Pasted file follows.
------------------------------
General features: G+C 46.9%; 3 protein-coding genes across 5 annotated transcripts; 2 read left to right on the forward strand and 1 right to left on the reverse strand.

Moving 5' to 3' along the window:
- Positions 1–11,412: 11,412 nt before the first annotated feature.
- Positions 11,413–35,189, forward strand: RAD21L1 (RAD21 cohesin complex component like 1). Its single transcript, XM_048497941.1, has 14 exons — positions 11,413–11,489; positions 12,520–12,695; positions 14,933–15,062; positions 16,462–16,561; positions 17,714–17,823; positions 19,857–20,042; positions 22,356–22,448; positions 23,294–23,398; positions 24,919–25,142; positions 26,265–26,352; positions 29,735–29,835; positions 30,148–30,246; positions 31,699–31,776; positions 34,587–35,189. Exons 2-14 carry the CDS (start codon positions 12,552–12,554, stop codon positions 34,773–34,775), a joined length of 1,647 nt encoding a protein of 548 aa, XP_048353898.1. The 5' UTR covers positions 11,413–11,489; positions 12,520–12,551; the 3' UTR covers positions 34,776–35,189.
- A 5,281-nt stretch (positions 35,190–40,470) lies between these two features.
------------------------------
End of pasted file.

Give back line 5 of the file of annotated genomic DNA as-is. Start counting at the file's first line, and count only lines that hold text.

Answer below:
- A 5,281-nt stretch (positions 35,190–40,470) lies between these two features.